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Open AccessArticle

Dynamic Shifts in the HIV Proviral Landscape During Long Term Combination Antiretroviral Therapy: Implications for Persistence and Control of HIV Infections

1
HIV Dynamics and Replication Program, NCI, NIH, Frederick, MD 21702, USA
2
Department of Biology, The Catholic University of America, Washington, DC 20064, USA
3
Frederick National Laboratory for Cancer Research, Frederick, MD 21702, USA
4
Laboratory of Immunoregulation, NIAID, NIH, Bethesda, MD 20814, USA
5
Virus Persistence and Dynamics Section, VRC, NIAID, NIH, Bethesda, MD 20814, USA
6
Cancer Research Technology Program, Leidos Biomedical Research, Inc., Frederick National Laboratory for Cancer Research, Frederick, MD 21702, USA
7
Department of Biology, Tufts University, Boston, MA 02155, USA
*
Author to whom correspondence should be addressed.
Viruses 2020, 12(2), 136; https://doi.org/10.3390/v12020136
Received: 13 December 2019 / Revised: 13 January 2020 / Accepted: 16 January 2020 / Published: 25 January 2020
(This article belongs to the Section Antivirals & Vaccines)
Combination antiretroviral therapy (cART) controls but does not eradicate HIV infection; HIV persistence is the principal obstacle to curing infections. The proportion of defective proviruses increases during cART, but the dynamics of this process are not well understood, and a quantitative analysis of how the proviral landscape is reshaped after cART is initiated is critical to understanding how HIV persists. Here, we studied longitudinal samples from HIV infected individuals undergoing long term cART using multiplexed Droplet Digital PCR (ddPCR) approaches to quantify the proportion of deleted proviruses in lymphocytes. In most individuals undergoing cART, HIV proviruses that contain gag are lost more quickly than those that lack gag. Increases in the fraction of gag-deleted proviruses occurred only after 1–2 years of therapy, suggesting that the immune system, and/or toxicity of viral re-activation helps to gradually shape the proviral landscape. After 10–15 years on therapy, there were as many as 3.5–5 times more proviruses in which gag was deleted or highly defective than those containing intact gag. We developed a provirus-specific ddPCR approach to quantify individual clones. Investigation of a clone of cells containing a deleted HIV provirus integrated in the HORMAD2 gene revealed that the cells underwent a massive expansion shortly after cART was initiated until the clone, which was primarily in effector memory cells, dominated the population of proviruses for over 6 years. The expansion of this HIV-infected clone had substantial effects on the overall proviral population. View Full-Text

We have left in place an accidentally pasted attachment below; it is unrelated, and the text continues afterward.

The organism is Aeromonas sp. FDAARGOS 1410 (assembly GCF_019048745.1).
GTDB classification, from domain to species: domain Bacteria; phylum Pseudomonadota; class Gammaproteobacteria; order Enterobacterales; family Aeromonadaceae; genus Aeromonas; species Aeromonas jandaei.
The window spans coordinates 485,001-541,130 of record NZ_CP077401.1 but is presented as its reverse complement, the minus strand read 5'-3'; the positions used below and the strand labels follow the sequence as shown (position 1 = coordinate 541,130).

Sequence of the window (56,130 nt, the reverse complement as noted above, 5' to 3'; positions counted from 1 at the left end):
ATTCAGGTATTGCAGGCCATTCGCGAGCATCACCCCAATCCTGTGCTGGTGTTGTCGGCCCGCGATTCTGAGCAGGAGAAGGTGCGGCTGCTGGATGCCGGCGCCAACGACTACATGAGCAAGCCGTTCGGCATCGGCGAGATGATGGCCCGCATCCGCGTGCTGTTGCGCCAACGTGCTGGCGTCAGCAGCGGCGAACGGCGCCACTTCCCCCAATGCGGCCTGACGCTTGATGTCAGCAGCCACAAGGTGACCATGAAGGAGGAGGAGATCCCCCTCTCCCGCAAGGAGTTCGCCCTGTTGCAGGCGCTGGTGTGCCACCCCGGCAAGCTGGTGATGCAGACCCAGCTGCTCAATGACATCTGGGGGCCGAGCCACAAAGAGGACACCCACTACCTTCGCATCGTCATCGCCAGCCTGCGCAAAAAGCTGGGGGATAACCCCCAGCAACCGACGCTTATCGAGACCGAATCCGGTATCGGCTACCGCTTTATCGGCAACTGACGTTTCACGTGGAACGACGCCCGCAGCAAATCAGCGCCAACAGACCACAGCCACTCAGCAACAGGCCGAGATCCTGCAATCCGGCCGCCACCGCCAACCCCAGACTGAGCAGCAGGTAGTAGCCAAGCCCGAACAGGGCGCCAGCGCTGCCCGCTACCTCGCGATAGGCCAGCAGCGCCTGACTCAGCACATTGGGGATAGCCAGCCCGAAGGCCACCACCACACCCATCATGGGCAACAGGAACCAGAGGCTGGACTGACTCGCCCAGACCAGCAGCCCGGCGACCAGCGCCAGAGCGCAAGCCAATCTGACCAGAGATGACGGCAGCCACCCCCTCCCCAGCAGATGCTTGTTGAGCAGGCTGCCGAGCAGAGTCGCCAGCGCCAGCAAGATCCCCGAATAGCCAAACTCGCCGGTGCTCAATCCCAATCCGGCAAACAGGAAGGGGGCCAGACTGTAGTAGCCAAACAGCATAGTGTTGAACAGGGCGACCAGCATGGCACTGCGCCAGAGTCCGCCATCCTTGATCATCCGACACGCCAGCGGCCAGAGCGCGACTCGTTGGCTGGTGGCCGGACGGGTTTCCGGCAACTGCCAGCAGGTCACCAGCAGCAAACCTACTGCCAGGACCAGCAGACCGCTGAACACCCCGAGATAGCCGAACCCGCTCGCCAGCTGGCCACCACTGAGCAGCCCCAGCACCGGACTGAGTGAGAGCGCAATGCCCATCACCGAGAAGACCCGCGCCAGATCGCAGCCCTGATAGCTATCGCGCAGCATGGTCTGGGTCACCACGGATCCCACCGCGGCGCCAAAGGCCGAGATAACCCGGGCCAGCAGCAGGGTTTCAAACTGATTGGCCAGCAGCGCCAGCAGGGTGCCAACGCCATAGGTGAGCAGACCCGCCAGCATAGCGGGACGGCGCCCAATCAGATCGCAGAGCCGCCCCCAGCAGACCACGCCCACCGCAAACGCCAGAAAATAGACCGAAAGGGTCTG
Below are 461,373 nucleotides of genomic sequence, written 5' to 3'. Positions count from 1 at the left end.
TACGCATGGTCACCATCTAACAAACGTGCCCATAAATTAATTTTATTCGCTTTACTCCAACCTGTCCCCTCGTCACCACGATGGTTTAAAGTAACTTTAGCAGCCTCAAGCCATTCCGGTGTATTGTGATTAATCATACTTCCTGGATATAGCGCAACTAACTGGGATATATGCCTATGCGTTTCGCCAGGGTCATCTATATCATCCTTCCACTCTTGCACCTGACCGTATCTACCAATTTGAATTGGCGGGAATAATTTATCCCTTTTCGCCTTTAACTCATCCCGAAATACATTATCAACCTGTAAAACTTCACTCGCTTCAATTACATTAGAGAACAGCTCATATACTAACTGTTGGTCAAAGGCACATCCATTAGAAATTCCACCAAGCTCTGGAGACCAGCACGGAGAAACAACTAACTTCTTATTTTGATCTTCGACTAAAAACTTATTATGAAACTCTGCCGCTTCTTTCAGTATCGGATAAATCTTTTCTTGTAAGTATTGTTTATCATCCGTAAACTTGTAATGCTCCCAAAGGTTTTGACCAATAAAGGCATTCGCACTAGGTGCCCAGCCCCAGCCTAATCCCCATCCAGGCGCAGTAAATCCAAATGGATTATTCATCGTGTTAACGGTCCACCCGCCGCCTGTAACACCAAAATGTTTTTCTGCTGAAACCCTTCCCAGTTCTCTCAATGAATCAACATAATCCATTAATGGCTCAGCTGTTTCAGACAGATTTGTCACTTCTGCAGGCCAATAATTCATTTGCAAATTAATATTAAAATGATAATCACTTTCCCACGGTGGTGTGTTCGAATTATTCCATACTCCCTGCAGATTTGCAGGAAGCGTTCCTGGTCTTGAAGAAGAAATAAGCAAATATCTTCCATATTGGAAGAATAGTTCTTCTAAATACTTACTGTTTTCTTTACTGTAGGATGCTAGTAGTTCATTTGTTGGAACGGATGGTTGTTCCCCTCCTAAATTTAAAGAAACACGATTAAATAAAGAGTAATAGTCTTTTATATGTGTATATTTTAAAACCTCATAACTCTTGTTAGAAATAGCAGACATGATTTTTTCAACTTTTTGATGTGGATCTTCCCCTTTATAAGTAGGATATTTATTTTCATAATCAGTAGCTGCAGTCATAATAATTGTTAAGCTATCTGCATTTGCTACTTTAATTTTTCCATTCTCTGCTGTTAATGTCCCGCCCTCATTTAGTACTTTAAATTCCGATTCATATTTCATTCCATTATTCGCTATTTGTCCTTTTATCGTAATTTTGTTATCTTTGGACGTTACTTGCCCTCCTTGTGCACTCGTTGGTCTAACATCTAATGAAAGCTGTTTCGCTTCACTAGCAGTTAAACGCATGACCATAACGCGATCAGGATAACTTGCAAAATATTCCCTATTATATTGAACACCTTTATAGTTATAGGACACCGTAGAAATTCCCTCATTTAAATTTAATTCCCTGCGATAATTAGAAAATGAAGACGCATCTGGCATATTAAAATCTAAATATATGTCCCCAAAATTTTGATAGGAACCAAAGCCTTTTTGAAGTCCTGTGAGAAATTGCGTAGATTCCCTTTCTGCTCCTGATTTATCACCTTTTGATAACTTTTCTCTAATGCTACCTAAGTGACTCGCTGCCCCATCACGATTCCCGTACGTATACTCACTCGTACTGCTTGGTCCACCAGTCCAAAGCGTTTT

Keywords: HIV clonal expansion; proviruses; ddPCR; HIV persistence HIV clonal expansion; proviruses; ddPCR; HIV persistence
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Anderson, E.M.; Simonetti, F.R.; Gorelick, R.J.; Hill, S.; Gouzoulis, M.A.; Bell, J.; Rehm, C.; Pérez, L.; Boritz, E.; Wu, X.; Wells, D.; Hughes, S.H.; Rao, V.; Coffin, J.M.; Kearney, M.F.; Maldarelli, F. Dynamic Shifts in the HIV Proviral Landscape During Long Term Combination Antiretroviral Therapy: Implications for Persistence and Control of HIV Infections. Viruses 2020, 12, 136.

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